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Yahoo plans to lay off 15 percent of its workforce, hints it's up for sale

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'We will engage on qualified strategic proposals.'

For the last four years, Marissa Mayer has tried her best to right the sinking ship that is Yahoo. She acquired dozens of young startups, refocused engineering efforts on mobile, and tried to boost morale. Unfortunately, Yahoo's revenue keeps shrinking, and top talent is increasingly heading for the exit. At the start of Mayer's tenure, Yahoo's quarterly revenue was around $1.4 billion. Today it reported its results for the fourth quarter of 2015, notching $1.27 billion in revenue and $63 million in profit.

That profit doesn't include a massive write down of Yahoo's "goodwill," the intangible value of its brand. Counting that "goodwill impairment," Yahoo lost $4.53 billion this year. It's a one-time blow, so it makes sense to ignore it when calculating Yahoo's earnings. But it's also an open acknowledgement of how far the company has fallen. Pair that with a quote from Maynard Webb, Yahoo's chairman of the board, and it's clear the company is putting all or at least parts of itself on the auction block.

"The Board also believes that exploring additional strategic alternatives, in parallel to the execution of the management plan, is in the best interest of our shareholders," said Webb in Yahoo's letter to investors. "Separating our Alibaba stake from our operating business continues to be a primary focus, and our most direct path to value maximization. In addition to continuing work on the reverse spin, which we've discussed previously, we will engage on qualified strategic proposals."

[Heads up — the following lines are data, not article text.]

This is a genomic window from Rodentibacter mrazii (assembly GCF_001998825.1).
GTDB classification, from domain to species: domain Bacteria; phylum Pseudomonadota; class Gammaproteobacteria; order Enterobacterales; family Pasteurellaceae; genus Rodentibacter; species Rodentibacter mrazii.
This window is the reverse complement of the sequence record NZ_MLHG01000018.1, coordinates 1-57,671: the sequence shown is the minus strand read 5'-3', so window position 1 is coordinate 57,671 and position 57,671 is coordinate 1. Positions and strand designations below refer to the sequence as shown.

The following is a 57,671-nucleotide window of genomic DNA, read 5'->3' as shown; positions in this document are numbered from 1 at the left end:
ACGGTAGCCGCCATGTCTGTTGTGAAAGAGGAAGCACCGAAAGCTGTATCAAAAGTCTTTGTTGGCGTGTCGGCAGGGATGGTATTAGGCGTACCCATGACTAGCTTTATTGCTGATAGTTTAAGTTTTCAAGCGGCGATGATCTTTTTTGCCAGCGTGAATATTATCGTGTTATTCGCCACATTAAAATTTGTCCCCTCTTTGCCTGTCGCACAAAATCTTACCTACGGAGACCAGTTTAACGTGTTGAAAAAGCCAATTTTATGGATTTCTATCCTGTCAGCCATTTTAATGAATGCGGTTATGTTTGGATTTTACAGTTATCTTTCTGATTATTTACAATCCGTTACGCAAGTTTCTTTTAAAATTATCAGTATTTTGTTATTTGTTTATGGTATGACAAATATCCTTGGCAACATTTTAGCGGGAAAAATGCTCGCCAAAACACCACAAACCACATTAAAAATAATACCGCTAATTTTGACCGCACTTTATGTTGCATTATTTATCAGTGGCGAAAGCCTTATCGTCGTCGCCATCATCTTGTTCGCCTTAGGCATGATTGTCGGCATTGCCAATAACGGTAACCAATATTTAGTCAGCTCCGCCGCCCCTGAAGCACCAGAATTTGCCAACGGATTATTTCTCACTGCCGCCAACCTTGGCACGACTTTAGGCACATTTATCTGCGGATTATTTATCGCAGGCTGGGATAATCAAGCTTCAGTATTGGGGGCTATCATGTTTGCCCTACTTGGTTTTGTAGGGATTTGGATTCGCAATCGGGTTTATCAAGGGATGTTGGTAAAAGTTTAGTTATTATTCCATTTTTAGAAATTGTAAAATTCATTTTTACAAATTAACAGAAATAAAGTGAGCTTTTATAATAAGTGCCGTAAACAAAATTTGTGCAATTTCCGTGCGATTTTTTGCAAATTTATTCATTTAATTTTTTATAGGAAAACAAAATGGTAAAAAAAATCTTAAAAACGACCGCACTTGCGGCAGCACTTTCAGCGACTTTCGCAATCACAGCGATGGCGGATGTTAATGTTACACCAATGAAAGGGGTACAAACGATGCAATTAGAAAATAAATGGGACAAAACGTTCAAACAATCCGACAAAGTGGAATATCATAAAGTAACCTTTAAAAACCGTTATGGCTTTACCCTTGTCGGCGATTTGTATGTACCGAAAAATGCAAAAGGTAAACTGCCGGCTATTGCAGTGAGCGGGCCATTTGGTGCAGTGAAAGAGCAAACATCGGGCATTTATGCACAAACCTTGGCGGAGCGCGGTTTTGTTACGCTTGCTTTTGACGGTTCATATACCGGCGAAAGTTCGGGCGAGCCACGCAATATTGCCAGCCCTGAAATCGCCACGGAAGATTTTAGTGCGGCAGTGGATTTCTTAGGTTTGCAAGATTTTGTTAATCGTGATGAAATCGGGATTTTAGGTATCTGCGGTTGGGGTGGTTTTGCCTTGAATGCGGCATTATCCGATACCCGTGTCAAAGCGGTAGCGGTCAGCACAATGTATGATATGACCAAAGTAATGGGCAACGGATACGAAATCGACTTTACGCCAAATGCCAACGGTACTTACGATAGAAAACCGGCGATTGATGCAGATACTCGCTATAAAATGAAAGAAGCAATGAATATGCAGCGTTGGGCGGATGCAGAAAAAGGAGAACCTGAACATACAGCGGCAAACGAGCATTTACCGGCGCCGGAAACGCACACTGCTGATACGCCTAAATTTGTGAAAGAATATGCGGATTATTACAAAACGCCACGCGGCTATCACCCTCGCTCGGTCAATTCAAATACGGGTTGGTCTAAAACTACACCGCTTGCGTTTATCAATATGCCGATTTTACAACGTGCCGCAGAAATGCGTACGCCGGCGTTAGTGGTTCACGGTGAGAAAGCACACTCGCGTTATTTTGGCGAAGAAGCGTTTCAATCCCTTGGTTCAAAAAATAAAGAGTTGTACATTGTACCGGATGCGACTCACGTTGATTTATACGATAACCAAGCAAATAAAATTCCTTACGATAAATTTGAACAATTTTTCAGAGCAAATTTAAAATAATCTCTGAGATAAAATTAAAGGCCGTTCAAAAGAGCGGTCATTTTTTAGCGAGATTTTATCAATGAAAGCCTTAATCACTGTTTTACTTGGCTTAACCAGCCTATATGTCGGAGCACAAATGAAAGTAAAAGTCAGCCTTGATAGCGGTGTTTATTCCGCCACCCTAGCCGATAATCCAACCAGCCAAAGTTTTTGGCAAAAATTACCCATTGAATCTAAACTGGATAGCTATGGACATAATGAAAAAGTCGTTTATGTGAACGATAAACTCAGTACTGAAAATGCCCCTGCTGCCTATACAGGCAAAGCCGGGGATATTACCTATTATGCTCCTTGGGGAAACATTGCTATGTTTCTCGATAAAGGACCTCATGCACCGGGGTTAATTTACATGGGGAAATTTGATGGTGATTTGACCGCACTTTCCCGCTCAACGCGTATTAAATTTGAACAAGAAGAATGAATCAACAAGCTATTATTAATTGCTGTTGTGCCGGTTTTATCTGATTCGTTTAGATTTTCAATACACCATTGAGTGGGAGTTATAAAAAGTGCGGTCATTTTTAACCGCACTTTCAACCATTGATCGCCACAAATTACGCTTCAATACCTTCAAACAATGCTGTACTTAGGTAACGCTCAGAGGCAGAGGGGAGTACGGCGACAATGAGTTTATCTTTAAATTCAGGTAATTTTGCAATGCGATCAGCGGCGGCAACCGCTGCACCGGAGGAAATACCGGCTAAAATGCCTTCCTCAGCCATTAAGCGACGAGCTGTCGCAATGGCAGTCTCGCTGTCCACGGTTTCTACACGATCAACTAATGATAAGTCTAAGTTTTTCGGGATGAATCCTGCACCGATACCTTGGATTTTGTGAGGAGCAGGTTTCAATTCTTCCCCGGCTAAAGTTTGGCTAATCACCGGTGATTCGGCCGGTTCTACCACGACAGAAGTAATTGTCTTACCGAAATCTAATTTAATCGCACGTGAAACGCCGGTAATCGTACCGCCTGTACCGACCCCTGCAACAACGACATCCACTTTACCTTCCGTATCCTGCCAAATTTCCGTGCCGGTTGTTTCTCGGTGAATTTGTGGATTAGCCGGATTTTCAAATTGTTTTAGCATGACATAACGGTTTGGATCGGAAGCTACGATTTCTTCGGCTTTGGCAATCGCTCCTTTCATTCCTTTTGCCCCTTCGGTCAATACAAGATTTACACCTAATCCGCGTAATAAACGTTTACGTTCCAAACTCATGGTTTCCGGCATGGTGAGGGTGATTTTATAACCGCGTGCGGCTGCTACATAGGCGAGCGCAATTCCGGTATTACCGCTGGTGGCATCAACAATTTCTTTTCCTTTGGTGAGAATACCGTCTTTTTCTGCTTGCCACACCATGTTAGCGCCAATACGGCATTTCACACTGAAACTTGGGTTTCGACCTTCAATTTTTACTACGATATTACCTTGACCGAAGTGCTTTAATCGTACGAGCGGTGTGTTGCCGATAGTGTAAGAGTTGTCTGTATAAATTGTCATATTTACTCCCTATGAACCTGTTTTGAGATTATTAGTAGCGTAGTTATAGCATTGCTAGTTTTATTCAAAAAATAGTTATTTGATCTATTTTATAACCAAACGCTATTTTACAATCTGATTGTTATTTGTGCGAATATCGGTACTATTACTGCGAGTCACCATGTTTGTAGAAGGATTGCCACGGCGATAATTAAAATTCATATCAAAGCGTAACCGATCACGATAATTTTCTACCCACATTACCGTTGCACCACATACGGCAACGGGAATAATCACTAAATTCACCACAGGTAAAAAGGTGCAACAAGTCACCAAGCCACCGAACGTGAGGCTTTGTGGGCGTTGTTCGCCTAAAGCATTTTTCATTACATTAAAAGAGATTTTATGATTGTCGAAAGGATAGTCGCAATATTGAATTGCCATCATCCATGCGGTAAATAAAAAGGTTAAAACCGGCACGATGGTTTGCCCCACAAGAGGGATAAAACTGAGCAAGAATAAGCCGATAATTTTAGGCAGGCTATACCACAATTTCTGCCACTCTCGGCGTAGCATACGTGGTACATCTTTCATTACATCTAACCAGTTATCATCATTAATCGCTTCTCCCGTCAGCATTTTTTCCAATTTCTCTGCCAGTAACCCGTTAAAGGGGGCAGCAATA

Yahoo just lopped $4 billion off the value of its brand

Yahoo is also in the strange position of being valued at less than nothing by investors. That's because its core business is in decline, and its most valuable asset, a massive stake in Alibaba, is in limbo. At the end of last year Yahoo announced a bizarre plan to spin Yahoo off from itself, creating a new company made up of Yahoo's web business, and leaving behind Alibaba. While investors wait to see how that plays out, they are valuing Yahoo at less than the price of the Alibaba stake and the cash Yahoo has in the bank.

Mayer has let go of roughly 32 percent of Yahoo's workforce since she began and today announced that Yahoo will eliminate an additional 15 percent of its employees and close five offices around the globe. It's also killing off two legacy products, Yahoo Games and Smart TV. In November of last year, Mayer reportedly asked her executives to sign a pledge, committing to keep working at Yahoo for another three to five years. That has since morphed into a "invest / maintain / kill" list, an attempt to satisfy anxious investors who want to see cost cutting, while stemming the brain drain that has seen numerous top executives depart by clarifying which units will continue to be supported.

RIP Yahoo chess

There have been some glimmers of hope for Mayer's Yahoo. It struck a deal to to get search results and ads from Google back in October, allowing it to continue monetizing this aging asset while it shifts focus to Project Index, a mobile search engine, and Gemini, product listings ads optimized for mobile search. And some of its refreshed apps, like Yahoo Weather, have stood out from the competition. Yahoo said today that going forward it will focus on three core consumer products — Search, Mail, and Tumblr — and four verticals — News, Sports, Finance, and Lifestyle — while keeping these services targeted at growth markets like the US, Canada, UK, Germany, Hong Kong, and Taiwan.

Additional reporting by Ananya Bhattacharya